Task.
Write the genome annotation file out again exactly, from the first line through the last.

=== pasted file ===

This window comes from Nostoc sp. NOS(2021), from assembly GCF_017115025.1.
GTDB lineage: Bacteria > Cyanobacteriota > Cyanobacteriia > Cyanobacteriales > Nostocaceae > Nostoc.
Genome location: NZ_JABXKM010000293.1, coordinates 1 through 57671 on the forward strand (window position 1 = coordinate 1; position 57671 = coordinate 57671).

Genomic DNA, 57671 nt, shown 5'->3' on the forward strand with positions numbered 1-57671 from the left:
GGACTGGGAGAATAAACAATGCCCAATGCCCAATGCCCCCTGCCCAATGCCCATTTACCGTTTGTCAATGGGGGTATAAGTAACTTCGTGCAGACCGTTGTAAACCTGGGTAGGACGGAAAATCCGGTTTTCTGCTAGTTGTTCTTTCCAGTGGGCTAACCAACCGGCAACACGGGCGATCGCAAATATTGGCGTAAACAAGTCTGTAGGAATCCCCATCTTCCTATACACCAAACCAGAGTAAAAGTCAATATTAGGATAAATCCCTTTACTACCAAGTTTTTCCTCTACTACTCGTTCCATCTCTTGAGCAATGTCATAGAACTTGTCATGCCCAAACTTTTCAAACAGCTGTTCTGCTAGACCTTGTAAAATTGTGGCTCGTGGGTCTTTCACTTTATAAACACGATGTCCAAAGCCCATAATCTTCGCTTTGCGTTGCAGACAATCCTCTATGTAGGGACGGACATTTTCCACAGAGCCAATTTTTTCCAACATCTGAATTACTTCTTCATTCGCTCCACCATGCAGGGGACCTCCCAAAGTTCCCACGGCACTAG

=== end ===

This window comes from Nostoc sp. NOS(2021), from assembly GCF_017115025.1.
GTDB lineage: Bacteria > Cyanobacteriota > Cyanobacteriia > Cyanobacteriales > Nostocaceae > Nostoc.
Genome location: NZ_JABXKM010000293.1, coordinates 1 through 57671 on the forward strand (window position 1 = coordinate 1; position 57671 = coordinate 57671).

Genomic DNA, 57671 nt, shown 5'->3' on the forward strand with positions numbered 1-57671 from the left:
GGACTGGGAGAATAAACAATGCCCAATGCCCAATGCCCCCTGCCCAATGCCCATTTACCGTTTGTCAATGGGGGTATAAGTAACTTCGTGCAGACCGTTGTAAACCTGGGTAGGACGGAAAATCCGGTTTTCTGCTAGTTGTTCTTTCCAGTGGGCTAACCAACCGGCAACACGGGCGATCGCAAATATTGGCGTAAACAAGTCTGTAGGAATCCCCATCTTCCTATACACCAAACCAGAGTAAAAGTCAATATTAGGATAAATCCCTTTACTACCAAGTTTTTCCTCTACTACTCGTTCCATCTCTTGAGCAATGTCATAGAACTTGTCATGCCCAAACTTTTCAAACAGCTGTTCTGCTAGACCTTGTAAAATTGTGGCTCGTGGGTCTTTCACTTTATAAACACGATGTCCAAAGCCCATAATCTTCGCTTTGCGTTGCAGACAATCCTCTATGTAGGGACGGACATTTTCCACAGAGCCAATTTTTTCCAACATCTGAATTACTTCTTCATTCGCTCCACCATGCAGGGGACCTCCCAAAGTTCCCACGGCACTAG